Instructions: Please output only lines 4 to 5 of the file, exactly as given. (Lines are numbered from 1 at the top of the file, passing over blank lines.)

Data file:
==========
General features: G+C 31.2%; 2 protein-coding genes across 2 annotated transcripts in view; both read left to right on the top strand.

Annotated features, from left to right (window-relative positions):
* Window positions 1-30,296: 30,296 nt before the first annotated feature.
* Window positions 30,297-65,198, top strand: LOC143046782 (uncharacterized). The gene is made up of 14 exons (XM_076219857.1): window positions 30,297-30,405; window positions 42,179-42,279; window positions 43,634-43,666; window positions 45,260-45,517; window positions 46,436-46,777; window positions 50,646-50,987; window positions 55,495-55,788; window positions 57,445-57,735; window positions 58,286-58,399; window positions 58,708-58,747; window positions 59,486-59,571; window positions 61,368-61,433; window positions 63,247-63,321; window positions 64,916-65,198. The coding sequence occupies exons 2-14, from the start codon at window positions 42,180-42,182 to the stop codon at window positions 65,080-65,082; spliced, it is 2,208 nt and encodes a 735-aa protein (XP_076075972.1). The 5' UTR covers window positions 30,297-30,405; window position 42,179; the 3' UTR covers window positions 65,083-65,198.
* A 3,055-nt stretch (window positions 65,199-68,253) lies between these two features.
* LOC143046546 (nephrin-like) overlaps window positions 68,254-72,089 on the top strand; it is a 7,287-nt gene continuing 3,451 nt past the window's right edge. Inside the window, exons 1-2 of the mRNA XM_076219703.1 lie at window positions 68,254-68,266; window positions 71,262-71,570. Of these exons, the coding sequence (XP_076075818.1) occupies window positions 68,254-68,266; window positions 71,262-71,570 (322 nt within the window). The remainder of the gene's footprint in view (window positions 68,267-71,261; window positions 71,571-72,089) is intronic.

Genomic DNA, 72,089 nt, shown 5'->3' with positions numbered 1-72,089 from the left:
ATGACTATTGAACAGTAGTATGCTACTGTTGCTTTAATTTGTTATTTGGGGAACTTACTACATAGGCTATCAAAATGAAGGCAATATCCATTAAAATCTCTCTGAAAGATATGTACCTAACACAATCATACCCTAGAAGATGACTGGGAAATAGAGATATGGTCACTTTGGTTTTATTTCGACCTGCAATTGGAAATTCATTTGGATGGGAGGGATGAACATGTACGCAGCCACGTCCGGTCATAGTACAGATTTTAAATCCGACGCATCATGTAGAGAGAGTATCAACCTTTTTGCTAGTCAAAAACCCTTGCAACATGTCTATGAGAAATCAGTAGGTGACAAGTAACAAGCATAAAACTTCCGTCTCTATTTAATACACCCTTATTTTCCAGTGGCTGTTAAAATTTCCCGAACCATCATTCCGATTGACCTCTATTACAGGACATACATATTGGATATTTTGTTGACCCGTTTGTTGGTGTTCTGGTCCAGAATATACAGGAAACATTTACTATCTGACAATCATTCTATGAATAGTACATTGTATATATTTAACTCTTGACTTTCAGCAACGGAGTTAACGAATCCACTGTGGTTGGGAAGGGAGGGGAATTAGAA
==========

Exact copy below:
* Window positions 30,297-65,198, top strand: LOC143046782 (uncharacterized). The gene is made up of 14 exons (XM_076219857.1): window positions 30,297-30,405; window positions 42,179-42,279; window positions 43,634-43,666; window positions 45,260-45,517; window positions 46,436-46,777; window positions 50,646-50,987; window positions 55,495-55,788; window positions 57,445-57,735; window positions 58,286-58,399; window positions 58,708-58,747; window positions 59,486-59,571; window positions 61,368-61,433; window positions 63,247-63,321; window positions 64,916-65,198. The coding sequence occupies exons 2-14, from the start codon at window positions 42,180-42,182 to the stop codon at window positions 65,080-65,082; spliced, it is 2,208 nt and encodes a 735-aa protein (XP_076075972.1). The 5' UTR covers window positions 30,297-30,405; window position 42,179; the 3' UTR covers window positions 65,083-65,198.
* A 3,055-nt stretch (window positions 65,199-68,253) lies between these two features.